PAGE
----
Measuring expectations of inflation: Effects of survey mode, wording, and opportunities to revise
Wändi Bruine de Bruin,
Wilbert van der Klaauw (),
Maarten van Rooij (),
Federica Teppa and
Klaas de Vos ()
Journal of Economic Psychology, 2017, vol. 59, issue C, 45-58
Several national surveys aim to elicit consumers’ inflation expectations. Median expectations tend to track objective inflation estimates over time, although responses display large dispersion. Medians also tend to differ between surveys, possibly reflecting survey design differences. Using a nationally representative Dutch sample, we evaluate the importance of three survey design features in explaining observed differences: mode (face-to-face vs. web), question wording (‘prices in general’ vs. ‘inflation’), and the explicit opportunity to revise responses. We examine effects on item non-responses, revisions, reported inflation expectations and their deviation from the CPI inflation rate. We discuss implications of our findings for survey design.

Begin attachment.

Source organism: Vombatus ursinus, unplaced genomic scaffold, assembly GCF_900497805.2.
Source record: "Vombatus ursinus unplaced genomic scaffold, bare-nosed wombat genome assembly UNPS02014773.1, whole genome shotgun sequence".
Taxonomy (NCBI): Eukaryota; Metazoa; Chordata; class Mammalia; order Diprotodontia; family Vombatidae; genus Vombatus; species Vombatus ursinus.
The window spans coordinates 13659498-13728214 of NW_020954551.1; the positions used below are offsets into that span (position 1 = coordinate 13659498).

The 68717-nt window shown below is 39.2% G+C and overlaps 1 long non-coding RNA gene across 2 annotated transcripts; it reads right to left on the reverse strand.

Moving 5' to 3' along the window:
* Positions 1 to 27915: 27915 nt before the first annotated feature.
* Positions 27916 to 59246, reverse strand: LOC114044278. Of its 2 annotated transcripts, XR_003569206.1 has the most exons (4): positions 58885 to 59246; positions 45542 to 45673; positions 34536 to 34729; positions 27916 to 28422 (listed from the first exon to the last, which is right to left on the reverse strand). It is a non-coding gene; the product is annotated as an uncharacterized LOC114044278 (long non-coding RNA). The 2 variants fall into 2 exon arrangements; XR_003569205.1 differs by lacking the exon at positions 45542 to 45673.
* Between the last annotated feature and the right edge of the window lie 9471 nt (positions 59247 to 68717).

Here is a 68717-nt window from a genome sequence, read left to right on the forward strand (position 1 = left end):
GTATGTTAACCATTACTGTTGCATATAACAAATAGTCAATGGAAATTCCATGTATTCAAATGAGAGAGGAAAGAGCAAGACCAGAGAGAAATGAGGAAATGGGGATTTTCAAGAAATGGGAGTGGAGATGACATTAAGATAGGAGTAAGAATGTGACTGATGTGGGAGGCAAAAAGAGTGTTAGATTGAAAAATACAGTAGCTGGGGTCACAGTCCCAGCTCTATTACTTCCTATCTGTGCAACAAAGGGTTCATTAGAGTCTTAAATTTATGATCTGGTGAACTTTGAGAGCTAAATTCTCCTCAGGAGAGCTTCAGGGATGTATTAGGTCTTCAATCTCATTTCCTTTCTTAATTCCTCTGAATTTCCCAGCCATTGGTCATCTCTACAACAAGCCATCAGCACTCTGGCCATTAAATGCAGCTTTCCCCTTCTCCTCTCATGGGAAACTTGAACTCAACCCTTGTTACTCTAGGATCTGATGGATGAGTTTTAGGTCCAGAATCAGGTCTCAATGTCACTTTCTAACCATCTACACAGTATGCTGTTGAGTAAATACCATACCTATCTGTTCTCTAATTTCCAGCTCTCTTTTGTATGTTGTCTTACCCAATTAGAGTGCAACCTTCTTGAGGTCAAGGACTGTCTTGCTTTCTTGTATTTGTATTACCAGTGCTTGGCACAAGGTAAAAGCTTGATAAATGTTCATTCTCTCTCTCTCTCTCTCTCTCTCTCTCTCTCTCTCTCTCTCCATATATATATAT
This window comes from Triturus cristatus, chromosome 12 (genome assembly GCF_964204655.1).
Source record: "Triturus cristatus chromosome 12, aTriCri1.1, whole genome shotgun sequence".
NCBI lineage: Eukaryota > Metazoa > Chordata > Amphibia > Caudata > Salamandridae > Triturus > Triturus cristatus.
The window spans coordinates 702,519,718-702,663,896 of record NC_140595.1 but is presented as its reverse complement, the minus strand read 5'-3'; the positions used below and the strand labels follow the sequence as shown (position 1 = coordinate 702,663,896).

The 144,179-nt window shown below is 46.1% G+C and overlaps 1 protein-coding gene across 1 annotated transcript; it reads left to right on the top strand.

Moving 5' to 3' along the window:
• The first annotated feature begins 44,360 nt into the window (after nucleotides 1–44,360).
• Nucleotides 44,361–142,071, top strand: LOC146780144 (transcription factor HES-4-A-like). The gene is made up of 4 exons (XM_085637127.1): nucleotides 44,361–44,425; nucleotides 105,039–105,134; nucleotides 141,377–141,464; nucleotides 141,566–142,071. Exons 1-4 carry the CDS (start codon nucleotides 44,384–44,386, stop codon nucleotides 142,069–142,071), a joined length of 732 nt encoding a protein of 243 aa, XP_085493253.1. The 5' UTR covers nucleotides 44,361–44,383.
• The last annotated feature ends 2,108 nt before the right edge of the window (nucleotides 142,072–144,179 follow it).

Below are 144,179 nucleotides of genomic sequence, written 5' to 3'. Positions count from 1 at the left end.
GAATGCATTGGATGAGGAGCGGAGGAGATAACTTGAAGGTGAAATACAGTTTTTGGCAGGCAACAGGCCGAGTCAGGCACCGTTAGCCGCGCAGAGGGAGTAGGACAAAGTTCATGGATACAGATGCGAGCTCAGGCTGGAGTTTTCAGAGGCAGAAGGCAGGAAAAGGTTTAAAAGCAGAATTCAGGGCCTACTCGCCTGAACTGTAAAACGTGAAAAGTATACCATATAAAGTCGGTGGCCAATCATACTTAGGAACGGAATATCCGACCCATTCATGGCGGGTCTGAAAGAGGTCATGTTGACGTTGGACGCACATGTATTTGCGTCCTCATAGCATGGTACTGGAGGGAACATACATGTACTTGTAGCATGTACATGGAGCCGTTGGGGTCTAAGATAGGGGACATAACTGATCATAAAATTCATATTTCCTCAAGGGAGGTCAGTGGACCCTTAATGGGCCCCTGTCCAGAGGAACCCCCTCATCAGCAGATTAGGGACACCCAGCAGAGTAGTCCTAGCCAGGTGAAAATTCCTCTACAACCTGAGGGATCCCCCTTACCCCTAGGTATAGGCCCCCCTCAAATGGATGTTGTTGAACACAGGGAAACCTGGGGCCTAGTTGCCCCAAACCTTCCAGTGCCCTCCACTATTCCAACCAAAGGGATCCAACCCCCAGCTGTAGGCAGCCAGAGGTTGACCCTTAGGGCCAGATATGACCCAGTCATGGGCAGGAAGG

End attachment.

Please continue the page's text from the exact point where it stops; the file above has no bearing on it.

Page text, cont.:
Keywords: Consumer surveys; Inflation expectations; Mode effects; Question wording (search for similar items in EconPapers)
JEL-codes: E31 D84 (search for similar items in EconPapers)
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Working Paper: Measuring expectations of inflation: Effects of survey mode, wording, and opportunities to revise (2016)
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Persistent link: https://EconPapers.repec.org/RePEc:eee:joepsy:v:59:y:2017:i:c:p:45-58
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